Northern Lights

I soak the clothes,
cold water a relief,
and slump in the hammock

peeling an orange, throwing the peels
into the coiled green garden hose.
The lights start up again.

We don’t need them.
A plump bird spits in the oven
dripping fat. Upstairs

you’re typing again: work noise,
the slow fan, a fine sweat
on your skin. I yell, Want anything?

but you don’t hear. From the road,
the smell of gasoline.
No one told us it was alarming,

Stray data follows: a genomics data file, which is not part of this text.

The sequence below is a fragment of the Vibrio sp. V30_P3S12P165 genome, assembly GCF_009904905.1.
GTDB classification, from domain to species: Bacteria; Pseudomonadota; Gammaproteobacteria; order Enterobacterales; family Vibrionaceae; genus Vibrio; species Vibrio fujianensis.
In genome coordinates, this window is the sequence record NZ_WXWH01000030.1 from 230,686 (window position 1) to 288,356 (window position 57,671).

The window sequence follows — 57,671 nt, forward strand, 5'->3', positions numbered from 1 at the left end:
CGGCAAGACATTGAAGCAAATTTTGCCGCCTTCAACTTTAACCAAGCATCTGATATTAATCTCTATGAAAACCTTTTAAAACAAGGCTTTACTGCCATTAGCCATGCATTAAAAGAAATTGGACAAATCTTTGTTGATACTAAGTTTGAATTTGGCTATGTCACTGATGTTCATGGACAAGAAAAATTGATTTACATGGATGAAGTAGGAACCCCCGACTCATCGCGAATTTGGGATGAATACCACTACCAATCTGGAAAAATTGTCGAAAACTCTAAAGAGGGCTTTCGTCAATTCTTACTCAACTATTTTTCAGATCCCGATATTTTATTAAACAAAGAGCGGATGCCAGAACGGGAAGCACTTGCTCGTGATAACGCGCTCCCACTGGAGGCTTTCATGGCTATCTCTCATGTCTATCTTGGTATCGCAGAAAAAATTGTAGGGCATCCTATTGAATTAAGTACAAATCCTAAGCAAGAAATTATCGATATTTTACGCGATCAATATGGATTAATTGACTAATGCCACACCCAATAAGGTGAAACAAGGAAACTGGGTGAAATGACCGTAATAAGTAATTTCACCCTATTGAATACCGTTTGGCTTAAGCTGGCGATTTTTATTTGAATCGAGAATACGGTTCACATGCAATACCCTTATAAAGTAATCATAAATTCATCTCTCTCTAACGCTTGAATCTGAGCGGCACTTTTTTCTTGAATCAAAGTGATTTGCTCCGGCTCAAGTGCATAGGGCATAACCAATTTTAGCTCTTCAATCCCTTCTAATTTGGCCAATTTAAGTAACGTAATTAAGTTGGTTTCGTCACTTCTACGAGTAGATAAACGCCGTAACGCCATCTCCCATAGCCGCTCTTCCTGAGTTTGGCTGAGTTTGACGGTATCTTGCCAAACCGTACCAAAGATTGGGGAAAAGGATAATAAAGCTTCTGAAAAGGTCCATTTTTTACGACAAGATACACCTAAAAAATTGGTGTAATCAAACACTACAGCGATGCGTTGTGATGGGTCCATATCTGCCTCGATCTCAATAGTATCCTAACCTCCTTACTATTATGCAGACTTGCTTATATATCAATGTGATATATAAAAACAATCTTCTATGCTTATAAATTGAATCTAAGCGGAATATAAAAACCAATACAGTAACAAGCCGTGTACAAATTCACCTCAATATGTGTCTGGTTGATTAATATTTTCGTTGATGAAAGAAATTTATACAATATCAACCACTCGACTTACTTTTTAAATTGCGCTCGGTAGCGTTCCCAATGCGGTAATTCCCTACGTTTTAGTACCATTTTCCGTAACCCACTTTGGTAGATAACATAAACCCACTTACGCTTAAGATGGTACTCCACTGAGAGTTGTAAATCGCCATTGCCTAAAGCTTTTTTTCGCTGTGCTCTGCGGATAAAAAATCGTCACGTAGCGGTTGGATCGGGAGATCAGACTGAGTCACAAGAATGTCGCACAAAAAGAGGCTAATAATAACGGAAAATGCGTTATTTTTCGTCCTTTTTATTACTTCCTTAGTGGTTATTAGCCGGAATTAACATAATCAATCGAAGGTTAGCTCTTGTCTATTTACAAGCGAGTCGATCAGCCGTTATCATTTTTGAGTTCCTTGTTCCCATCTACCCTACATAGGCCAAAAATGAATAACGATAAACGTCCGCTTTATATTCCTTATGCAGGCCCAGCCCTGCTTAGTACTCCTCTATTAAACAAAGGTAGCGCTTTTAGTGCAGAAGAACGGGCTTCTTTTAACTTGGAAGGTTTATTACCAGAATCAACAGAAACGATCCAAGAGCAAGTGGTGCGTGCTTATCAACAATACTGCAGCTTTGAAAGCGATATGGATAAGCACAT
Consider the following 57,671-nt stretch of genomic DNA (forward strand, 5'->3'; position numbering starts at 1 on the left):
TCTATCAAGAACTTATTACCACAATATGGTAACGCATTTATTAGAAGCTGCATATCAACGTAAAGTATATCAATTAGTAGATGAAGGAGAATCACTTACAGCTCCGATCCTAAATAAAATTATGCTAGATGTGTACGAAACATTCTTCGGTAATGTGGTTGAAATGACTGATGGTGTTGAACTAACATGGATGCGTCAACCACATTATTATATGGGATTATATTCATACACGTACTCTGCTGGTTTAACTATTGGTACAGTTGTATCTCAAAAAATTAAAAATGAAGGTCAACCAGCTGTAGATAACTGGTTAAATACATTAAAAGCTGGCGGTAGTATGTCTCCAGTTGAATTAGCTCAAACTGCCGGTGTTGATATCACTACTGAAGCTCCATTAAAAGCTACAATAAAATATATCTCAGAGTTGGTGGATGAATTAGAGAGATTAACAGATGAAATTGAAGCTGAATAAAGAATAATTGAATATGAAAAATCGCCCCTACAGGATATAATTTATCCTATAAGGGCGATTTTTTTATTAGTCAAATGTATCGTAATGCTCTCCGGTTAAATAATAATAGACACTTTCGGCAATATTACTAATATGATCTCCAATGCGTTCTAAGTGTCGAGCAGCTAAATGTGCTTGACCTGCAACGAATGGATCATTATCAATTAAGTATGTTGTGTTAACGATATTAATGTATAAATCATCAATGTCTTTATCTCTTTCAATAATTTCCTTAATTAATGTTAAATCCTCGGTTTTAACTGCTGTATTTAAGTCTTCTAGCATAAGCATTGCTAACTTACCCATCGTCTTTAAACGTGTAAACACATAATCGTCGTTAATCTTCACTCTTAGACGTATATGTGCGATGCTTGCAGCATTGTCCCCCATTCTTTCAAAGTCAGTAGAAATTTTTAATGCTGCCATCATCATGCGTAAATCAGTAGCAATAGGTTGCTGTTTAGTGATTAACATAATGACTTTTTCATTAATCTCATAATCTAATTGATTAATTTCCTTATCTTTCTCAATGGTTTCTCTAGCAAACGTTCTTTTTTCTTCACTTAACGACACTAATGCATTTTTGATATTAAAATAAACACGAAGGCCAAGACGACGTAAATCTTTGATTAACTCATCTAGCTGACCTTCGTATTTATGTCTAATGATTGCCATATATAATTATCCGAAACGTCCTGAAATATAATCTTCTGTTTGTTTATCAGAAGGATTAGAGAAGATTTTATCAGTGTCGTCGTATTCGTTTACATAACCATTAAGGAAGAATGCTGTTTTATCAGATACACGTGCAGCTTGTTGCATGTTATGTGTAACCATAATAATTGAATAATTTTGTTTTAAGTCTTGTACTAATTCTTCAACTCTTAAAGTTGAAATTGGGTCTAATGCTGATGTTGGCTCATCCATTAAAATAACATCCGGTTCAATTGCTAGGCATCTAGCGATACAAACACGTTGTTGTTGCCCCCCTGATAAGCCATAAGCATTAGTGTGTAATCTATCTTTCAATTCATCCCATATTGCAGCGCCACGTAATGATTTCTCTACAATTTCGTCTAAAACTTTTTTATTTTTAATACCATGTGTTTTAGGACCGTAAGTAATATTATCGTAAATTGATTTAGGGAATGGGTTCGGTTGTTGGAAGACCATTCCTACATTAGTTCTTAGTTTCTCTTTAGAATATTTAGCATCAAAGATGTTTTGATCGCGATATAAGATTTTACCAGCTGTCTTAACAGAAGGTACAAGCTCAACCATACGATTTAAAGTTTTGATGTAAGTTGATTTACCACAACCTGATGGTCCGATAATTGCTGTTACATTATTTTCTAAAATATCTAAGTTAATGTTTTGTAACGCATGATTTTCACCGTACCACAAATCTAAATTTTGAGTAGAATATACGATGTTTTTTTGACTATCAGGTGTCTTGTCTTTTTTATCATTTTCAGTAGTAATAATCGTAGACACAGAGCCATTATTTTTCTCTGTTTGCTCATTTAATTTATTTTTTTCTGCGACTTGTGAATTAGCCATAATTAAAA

this attrition
this chafing of cold, unironed sheets,
or that the sky whips itself for us:

clean pink welts, the sting of infection.
It steeps our house in its ray-light:
the woman fixed in her hammock,

the man who pretends to himself
he comforts her,
who does comfort her.

Chase Twichell

(from Northern Spy)

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